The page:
Long Drives for Wilting Leaves

Dear Jessie,

I like how you haven’t discovered these posts yet. I don’t know where else to put these; and I’m not sure how to bring them up. One thing we are usually very good at, though, is telepathic good-timing. So you’ll see them when you see them.

I was really looking forward to the camping trip to the Catskills with L— during October study days, but it fell through on the night before. It sucks to be the person who wants something more than the other person in a team effort. But L— was going to be the one driving two hours, so I didn’t want to push it.

Still, we were itching to get out of the house, and at last settled on taking a 60-mile drive north to Poughkeepsie to see if we would have any luck with the foliage. As soon as we slid onto the highway, we agreed that it was the right decision to drag our bodies out. The leaves that walled the highway were not completely maroon and golden yet. But the colors did become more and more varied as we went further north, almost like if we kept on driving we would be following a gradient and reach a place where the leaves would be completely titian. It is an incredibly calming luxury to have a whole region’s autumnal pastime being taking long drives to see wilting leaves. “It is not everyone who has your passion for dead leaves,” Elinor, the “sense” in Sense and Sensibility (according to the commonly but reductively understood dichotomy) famously criticizes her sister’s raging sentimentality. But even Elinor would appreciate the beauty of this aimless pastime. It requires rather the exact opposite of passion.



We chose to end up in Poughkeepsie because the Walkway Over the Hudson is purported to be “the world’s longest pedestrian bridge”. It spans across the Hudson River and is almost two-mile long. People call it upstate’s answer to the High Line since it used to be a railroad track as well. We thought the bridge kind of cheated the title though, since it starts half a mile in-land—you can build a bridge for as long as you want if you can start and end as far as you want. The bridge just wasn’t so impressive when it sounded like we would be walking across the Hudson River forever. But I guess that’s the river’s fault now.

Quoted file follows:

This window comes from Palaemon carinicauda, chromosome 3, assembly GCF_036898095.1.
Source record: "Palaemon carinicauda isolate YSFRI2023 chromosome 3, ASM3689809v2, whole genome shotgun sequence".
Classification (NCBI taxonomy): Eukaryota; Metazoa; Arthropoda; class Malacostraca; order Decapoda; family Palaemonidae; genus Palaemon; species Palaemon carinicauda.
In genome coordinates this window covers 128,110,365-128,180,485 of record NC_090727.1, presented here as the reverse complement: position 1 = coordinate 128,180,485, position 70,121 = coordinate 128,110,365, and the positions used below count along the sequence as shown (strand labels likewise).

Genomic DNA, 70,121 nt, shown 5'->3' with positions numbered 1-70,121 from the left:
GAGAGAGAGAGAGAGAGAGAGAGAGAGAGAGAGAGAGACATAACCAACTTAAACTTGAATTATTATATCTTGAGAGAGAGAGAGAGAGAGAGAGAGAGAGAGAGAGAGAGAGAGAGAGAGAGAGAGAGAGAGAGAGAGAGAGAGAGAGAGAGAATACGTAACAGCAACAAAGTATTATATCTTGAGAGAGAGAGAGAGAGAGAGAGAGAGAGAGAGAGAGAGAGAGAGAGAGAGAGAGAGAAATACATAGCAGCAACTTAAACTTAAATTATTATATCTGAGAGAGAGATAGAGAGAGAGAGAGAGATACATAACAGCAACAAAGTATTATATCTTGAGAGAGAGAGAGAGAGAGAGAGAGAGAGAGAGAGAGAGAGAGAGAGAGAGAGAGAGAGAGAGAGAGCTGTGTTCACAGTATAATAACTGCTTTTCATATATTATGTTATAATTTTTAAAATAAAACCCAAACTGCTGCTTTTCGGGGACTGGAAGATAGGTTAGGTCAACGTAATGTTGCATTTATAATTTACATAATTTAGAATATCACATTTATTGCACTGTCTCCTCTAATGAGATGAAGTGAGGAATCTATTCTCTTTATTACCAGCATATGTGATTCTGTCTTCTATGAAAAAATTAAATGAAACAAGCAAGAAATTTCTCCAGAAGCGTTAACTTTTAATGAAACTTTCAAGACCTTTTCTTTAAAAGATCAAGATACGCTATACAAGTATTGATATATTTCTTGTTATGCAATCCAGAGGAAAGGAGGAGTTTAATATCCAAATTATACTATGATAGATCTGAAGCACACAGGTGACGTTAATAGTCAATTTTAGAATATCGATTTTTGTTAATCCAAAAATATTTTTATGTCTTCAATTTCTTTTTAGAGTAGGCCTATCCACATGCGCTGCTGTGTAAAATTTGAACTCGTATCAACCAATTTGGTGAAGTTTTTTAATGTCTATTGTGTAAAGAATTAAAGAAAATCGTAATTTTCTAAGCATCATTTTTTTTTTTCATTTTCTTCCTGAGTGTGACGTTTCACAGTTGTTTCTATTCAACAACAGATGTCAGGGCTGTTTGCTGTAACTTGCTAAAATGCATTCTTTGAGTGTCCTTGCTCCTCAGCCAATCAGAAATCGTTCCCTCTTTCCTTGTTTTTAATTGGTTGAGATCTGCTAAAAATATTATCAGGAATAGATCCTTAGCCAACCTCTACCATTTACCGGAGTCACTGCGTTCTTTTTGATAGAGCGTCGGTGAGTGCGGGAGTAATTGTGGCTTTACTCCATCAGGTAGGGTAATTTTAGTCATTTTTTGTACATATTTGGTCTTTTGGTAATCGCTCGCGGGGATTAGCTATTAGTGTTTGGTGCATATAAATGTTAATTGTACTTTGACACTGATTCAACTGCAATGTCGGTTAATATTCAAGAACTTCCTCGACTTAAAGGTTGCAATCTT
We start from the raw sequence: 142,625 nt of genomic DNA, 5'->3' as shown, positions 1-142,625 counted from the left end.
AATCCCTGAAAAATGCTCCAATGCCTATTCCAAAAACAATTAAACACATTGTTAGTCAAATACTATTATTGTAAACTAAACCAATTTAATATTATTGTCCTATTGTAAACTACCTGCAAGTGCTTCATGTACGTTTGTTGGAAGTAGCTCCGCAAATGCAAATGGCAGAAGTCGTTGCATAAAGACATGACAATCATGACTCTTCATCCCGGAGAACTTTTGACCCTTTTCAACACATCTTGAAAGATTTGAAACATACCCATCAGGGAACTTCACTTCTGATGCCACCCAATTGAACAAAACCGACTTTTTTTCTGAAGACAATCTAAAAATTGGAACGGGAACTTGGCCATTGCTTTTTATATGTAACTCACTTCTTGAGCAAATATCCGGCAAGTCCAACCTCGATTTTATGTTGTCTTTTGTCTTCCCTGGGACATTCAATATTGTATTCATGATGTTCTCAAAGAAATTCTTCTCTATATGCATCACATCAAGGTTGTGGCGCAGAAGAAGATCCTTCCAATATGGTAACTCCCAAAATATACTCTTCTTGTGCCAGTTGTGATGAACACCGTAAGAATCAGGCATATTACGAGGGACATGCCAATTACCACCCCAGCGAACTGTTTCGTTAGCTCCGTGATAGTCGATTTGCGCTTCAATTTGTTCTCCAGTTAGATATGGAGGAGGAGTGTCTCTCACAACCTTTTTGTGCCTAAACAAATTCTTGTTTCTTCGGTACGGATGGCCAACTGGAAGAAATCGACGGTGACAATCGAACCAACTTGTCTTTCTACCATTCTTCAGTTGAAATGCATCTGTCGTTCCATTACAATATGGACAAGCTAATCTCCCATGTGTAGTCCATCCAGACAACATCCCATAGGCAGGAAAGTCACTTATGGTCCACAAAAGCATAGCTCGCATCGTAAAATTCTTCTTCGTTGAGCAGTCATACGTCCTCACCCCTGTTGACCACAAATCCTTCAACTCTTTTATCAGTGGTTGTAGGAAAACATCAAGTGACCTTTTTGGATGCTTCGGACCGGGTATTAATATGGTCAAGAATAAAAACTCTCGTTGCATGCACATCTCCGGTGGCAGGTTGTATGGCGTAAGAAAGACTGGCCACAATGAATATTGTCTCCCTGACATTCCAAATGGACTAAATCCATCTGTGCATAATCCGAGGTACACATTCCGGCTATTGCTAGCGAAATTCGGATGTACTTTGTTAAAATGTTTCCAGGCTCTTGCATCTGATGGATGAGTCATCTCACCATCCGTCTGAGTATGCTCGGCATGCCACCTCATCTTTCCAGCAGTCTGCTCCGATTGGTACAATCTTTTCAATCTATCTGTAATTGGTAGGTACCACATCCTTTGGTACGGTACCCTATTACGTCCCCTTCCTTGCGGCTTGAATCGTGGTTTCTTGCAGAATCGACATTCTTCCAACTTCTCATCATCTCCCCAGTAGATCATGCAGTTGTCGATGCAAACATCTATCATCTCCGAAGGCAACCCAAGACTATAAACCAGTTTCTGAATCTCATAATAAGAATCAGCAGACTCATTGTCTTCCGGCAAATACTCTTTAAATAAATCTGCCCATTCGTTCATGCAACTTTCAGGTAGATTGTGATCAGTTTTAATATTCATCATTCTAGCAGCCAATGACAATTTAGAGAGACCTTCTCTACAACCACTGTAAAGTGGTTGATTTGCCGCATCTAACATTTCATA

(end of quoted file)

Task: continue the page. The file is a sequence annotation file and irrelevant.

It’s funny that the last time I was in Poughkeepsie was four years ago when my mom, Jack, and I were visiting colleges. It feels, of course, so much longer ago than that, enough to make me briefly wonder what it would’ve been like if I had gone to Vassar. ?Though, one look at the drab town makes me glad that I didn’t. I recognized a diner called Alex’s by its sign and striped canopy as our car turned a corner. We ate there on the morning of my Vassar visit. The food made such an impression that my mom still sometimes brings up how she wishes I have gone to Vassar so that she could go to the diner again.

I was, in fact, very close to making Vassar a top choice, if it hadn’t somehow left me with a feeling of one of those convent schools in Hong Kong like Maryknoll or Marymount (never sure which is which), in spite of the intelligence it exudes. Plus, a red-bricked, historically women’s school is bound to please the mother and conjures unnecessary contrarian motivations in the daughter.



Really, what a luxury this all is. For a second, I even thought, Yeah, I can live here and do this every year. There are parts about America that are pretty great.

And to think that there used to be a time when even the Metro-North was so foreign, so full of possibilities, and so desperately wanted to be made into a habit.


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